I have a couple buddies who are always introducing me as “Kris Farmen, the famous Alaskan writer.” I don’t mind this so much because they often do it while introducing me to attractive women. Still, it can be a little embarrassing. I’m an Alaskan, and I am a writer, but my fame is, shall we say, somewhat dubious.
I mention this because of something the Australian songwriter Paul Kelly once said in an interview. The exact quote escapes me, but it was words to this effect: I don’t write songs about Australia, I write songs about people. And many of those people happen to live in Australia.
Kelly, who is a household name Down Under (sort of Australia’s Bob Dylan and Bruce Springsteen rolled into one), is one of my favorite writers, the fact that he works in the medium of song notwithstanding. I’ve thought about his words quite a lot in the years since I heard them, particularly now that I’m writing novels set in Alaska.
The label of “Alaskan writer” can be useful both as a marketing ploy and for meeting potential bedmates at parties, but as an artist, I’m far less interested in writing stories about Alaska than I am in writing stories about people.
This is at least in part a reaction against the dominant paradigm in Alaska’s literary canon, namely, the Coming to Alaska narrative. You know the story. Someone chucks their old life Outside and moves to Alaska, maybe builds a log cabin in the bush, or lives on a fishing boat, or starts working as a bush pilot. Along the way they undergo a spiritual transformation through the experience of adopting Alaska as their home. Closely linked to this concept is what we might call the “Wow, ALASKA!” factor, something which more or less speaks for itself. These concepts dominate any number of stories that can be found on bookshelves throughout the state. I won’t name any names, but it’s often non-fiction, memoir type stuff. A few prominent novels come to mind as well. Whatever the characters happen to be doing in the story seems to be far less important than the fact that they’re doing it in ALASKA!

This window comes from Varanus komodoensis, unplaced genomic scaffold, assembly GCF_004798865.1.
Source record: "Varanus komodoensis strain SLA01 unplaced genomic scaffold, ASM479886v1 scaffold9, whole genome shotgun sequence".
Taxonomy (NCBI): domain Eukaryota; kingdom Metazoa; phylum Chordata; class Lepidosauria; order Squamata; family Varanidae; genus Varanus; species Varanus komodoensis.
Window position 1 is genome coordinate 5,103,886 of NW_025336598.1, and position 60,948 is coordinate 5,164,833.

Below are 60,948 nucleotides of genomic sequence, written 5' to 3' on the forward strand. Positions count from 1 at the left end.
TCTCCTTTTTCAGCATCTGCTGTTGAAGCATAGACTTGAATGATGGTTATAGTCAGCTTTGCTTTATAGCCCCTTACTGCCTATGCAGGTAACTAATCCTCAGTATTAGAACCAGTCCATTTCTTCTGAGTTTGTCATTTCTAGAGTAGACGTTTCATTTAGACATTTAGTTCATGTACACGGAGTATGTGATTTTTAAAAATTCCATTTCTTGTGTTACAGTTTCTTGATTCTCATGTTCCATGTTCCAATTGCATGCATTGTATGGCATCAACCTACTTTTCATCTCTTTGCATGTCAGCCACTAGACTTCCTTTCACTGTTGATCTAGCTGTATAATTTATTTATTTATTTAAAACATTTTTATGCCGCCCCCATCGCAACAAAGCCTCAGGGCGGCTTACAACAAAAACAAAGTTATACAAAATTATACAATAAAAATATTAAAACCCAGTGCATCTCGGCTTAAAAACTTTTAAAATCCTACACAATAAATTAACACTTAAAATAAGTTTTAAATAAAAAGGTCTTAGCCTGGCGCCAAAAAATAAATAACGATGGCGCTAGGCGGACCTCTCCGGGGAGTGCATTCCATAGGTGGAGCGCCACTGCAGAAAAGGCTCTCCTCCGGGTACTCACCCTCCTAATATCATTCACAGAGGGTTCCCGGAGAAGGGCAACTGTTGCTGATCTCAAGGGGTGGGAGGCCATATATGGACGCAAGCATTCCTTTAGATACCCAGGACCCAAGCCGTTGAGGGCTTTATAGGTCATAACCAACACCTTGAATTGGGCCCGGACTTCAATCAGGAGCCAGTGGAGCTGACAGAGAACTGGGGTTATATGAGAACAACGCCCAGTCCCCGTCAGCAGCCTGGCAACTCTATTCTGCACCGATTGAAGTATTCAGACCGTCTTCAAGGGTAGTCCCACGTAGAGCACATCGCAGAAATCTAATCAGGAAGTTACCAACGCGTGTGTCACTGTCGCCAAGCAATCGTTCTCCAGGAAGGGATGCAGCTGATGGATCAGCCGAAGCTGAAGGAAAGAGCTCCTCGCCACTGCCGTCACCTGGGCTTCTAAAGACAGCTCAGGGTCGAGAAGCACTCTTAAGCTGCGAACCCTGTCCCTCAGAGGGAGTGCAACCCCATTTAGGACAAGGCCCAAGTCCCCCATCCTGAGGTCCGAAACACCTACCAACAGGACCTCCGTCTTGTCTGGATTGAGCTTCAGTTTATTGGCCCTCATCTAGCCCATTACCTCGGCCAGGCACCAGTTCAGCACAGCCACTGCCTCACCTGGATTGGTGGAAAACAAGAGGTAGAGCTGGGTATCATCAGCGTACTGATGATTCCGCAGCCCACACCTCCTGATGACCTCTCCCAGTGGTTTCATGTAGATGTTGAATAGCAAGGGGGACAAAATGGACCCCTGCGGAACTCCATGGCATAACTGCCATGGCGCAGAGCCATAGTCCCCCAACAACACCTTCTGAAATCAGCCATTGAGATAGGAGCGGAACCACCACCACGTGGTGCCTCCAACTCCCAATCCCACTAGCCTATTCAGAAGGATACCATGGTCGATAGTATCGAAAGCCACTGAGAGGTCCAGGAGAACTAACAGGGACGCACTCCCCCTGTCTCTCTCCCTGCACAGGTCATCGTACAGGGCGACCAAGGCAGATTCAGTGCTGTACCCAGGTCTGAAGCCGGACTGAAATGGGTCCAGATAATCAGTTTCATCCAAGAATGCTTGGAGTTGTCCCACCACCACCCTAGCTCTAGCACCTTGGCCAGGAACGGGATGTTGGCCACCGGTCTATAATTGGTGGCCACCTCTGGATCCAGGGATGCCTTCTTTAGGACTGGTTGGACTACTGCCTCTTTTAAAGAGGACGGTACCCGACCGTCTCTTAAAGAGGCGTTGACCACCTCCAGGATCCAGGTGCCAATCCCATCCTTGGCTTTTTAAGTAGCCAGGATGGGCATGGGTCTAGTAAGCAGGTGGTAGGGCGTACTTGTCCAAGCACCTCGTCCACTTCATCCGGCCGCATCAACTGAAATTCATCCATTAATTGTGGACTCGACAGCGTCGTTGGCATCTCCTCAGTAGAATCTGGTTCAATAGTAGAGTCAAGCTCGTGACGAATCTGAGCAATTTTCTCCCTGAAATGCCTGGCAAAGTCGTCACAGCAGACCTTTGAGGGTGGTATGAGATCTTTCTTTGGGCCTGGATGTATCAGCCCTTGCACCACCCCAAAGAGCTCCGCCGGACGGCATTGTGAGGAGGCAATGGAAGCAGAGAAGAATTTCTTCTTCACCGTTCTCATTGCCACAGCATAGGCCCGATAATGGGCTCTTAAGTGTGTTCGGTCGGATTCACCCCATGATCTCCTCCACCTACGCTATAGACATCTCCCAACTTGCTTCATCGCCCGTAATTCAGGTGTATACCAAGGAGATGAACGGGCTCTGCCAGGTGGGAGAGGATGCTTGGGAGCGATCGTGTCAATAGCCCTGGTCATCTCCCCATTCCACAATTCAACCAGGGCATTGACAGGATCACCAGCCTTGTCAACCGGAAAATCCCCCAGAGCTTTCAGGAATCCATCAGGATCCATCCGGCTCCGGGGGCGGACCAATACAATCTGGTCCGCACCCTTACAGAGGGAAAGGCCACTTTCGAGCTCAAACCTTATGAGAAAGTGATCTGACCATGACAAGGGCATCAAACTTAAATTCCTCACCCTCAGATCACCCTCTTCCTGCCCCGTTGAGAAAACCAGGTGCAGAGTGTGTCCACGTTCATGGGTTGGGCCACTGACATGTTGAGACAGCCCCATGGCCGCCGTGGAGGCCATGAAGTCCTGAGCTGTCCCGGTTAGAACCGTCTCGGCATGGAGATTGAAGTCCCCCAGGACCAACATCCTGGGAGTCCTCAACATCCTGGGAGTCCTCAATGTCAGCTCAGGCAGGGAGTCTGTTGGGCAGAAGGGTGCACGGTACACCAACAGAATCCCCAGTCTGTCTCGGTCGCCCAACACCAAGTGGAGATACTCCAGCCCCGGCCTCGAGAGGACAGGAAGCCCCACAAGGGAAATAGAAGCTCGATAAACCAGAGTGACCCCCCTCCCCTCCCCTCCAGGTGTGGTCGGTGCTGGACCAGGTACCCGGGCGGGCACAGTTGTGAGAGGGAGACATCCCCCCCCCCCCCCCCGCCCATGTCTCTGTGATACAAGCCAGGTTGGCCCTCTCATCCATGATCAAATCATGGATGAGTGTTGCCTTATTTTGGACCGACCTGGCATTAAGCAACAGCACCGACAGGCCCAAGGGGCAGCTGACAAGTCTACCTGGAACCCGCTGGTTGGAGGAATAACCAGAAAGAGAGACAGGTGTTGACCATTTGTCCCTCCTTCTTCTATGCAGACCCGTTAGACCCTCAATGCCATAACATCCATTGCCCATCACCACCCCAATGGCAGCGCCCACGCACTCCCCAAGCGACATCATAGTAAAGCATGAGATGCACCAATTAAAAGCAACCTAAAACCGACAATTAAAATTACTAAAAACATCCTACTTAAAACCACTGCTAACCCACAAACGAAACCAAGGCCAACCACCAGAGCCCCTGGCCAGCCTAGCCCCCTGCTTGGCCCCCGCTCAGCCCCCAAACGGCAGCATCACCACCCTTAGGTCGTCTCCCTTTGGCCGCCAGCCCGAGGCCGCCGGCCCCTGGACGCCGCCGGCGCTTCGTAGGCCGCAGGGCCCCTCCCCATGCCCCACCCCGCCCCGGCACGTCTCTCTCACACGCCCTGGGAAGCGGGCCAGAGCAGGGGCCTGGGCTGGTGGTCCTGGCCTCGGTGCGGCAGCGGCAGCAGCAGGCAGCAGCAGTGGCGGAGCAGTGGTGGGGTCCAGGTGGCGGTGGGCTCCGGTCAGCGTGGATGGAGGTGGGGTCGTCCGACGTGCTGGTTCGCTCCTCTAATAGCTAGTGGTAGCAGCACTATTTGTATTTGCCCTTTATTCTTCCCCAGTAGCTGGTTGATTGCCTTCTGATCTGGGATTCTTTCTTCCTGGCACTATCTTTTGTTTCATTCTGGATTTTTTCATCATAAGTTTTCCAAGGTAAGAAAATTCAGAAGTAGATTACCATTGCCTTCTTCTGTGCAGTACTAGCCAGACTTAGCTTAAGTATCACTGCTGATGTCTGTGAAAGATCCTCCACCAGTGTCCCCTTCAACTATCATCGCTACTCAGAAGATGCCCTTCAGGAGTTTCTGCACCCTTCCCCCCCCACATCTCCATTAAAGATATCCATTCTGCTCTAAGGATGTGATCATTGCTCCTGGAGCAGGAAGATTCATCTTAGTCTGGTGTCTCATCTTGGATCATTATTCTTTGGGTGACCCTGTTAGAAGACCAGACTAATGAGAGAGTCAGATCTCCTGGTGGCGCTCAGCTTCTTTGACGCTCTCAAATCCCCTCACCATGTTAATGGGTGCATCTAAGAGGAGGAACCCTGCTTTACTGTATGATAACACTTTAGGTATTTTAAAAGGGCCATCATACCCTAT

I can hardly be bothered to yawn any more when I see these titles. It’s not that building a cabin, living on a boat, or flying a super-cub—or even undergoing a spiritual transformation through adopting Alaska as one’s home—is somehow uninteresting or silly. It’s neither of those things. The problem is that this paradigm rests on how different Alaska is from the rest of the world, rather than recognizing the fact that human beings are all basically the same regardless of where they live, be it Alaska, New York, Somalia, or wherever.
The key here is that ALASKA! (uppercase) needs to start taking a backseat to the human drama that occurs here. I’m not a big fan of the notion that Alaska (lowercase) needs to be just as much a character in the story as the protagonists. The underlying assumption here, an assumption rooted in our forebears’ delusions of Manifest Destiny, is that day to day life in Alaska is a pivotal struggle of man against his primeval environment.
I spent this past April hiking into my surf shack on the lower Kenai Peninsula, pounding nails on the roof all day, then walking back out to my truck because the road was too soft and muddy to drive, but that’s hardly what I’d call an epic battle. It’s just me living my life, or to put it more plainly, it’s a pain in the ass. The idea that a human struggling against his or her ecosystem is inherently the stuff of great drama seems pretty silly to me given the destruction our species continues to wreak upon the Earth. So it’s cold and the snow is deep and you’re way out in the woods. Big deal. The Eskimos and Indians were dealing with that kind of thing for millennia, so what makes you so damn special? And for that matter, during the ten years I lived in Fairbanks, I can’t recall ever thinking that coaxing my pickup to crank over on a forty-below morning rated as high adventure.
Instead, I want to know about the guy you’re crazy in love with but doesn’t like you back. I want to know about the basketball coach you think is a first-rate asshole. I want to know why your stepmother always thought you were a useless dope-smoking punk, or what that priest whispered into your ear when you were alone with him in his room, and was it the smell of onions on his breath that made your skin crawl?
And if you happen to be cutting notches in a cabin log, or picking silvers from a gillnet, or taxiing your super-cub down a gravel bar when these things come to mind, then so much the better.